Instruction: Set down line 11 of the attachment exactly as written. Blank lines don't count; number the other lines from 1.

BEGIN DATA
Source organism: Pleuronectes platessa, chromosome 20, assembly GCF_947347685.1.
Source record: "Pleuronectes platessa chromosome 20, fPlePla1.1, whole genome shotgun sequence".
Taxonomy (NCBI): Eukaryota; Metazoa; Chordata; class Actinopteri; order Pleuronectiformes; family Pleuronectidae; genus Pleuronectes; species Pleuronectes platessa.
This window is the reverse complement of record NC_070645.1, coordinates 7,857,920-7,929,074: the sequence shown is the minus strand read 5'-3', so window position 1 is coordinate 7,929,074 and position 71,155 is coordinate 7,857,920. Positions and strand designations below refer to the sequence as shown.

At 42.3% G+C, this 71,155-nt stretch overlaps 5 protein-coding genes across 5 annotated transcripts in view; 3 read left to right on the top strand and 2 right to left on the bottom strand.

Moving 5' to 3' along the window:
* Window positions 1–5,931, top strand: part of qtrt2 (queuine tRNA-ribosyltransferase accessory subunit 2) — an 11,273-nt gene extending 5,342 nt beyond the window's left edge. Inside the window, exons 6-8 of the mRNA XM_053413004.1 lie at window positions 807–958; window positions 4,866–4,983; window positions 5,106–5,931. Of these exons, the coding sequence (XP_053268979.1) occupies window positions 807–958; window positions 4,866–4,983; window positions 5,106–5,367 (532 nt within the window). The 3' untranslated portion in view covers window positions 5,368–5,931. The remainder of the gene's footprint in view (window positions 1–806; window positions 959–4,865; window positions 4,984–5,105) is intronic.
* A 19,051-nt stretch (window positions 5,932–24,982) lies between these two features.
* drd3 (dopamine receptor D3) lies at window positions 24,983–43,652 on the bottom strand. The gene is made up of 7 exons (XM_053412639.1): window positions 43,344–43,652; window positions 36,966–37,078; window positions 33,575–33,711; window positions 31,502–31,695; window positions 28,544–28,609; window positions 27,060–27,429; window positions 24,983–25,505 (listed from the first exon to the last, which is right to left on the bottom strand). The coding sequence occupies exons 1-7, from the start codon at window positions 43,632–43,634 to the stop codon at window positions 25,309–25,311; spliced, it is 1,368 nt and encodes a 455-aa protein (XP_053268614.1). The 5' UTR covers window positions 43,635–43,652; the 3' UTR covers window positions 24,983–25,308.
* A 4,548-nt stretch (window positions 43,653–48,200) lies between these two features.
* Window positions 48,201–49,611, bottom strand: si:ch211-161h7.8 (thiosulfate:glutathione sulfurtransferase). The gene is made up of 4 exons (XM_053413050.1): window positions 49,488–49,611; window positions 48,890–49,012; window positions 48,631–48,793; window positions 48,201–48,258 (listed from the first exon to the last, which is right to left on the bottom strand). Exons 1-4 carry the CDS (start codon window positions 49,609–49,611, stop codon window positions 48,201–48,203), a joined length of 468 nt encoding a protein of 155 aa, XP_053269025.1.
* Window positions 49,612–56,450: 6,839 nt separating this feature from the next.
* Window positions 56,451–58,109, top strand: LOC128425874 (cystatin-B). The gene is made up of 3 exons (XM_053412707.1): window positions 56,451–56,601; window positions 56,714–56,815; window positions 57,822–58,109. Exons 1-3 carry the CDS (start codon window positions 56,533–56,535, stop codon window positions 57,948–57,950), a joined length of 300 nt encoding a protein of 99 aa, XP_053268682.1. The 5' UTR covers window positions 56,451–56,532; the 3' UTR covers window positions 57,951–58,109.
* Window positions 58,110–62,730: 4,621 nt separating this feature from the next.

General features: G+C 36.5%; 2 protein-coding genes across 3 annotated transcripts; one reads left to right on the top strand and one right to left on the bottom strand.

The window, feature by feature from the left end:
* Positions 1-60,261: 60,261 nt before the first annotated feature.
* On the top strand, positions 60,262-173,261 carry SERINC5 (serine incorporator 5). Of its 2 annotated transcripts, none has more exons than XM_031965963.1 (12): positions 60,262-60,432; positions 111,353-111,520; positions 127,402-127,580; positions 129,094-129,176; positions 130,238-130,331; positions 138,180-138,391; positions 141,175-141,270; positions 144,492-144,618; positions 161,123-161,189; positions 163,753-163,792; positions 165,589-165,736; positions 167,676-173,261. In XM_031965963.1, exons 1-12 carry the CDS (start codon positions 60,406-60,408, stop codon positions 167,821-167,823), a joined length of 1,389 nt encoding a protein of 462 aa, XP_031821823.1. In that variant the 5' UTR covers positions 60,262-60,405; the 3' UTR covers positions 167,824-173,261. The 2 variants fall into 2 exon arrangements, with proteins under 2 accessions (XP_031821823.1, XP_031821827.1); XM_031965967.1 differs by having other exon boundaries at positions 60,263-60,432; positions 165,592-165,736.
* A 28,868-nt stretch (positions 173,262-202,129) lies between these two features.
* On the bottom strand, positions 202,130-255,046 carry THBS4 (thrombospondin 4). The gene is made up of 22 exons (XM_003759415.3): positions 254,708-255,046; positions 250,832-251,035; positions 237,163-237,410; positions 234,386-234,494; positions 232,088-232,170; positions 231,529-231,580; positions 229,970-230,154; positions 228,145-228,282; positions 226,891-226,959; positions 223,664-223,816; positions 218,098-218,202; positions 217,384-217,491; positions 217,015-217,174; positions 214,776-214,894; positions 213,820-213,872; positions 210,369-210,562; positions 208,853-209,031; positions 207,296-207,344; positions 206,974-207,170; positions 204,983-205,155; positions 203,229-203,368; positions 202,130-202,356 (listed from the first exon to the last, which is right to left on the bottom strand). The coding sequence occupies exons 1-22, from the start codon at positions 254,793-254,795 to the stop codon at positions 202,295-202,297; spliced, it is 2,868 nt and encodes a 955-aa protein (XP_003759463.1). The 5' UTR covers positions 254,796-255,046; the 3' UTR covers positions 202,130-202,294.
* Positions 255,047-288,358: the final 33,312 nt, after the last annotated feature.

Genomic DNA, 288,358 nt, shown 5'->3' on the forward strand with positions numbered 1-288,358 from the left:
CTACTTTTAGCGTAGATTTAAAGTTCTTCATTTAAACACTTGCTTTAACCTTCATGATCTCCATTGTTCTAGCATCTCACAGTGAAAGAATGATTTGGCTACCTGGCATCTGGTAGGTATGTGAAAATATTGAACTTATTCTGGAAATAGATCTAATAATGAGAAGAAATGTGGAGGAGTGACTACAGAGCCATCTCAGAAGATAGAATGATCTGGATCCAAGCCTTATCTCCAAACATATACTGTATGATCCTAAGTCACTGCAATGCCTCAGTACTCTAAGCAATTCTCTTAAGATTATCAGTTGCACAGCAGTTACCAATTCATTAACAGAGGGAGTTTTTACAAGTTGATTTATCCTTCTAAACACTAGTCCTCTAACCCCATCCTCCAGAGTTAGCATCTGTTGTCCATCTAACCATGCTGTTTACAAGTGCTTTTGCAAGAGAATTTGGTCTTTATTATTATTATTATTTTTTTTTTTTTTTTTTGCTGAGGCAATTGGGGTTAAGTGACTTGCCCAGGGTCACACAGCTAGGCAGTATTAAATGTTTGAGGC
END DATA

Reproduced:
* Window positions 48,201–49,611, bottom strand: si:ch211-161h7.8 (thiosulfate:glutathione sulfurtransferase). The gene is made up of 4 exons (XM_053413050.1): window positions 49,488–49,611; window positions 48,890–49,012; window positions 48,631–48,793; window positions 48,201–48,258 (listed from the first exon to the last, which is right to left on the bottom strand). Exons 1-4 carry the CDS (start codon window positions 49,609–49,611, stop codon window positions 48,201–48,203), a joined length of 468 nt encoding a protein of 155 aa, XP_053269025.1.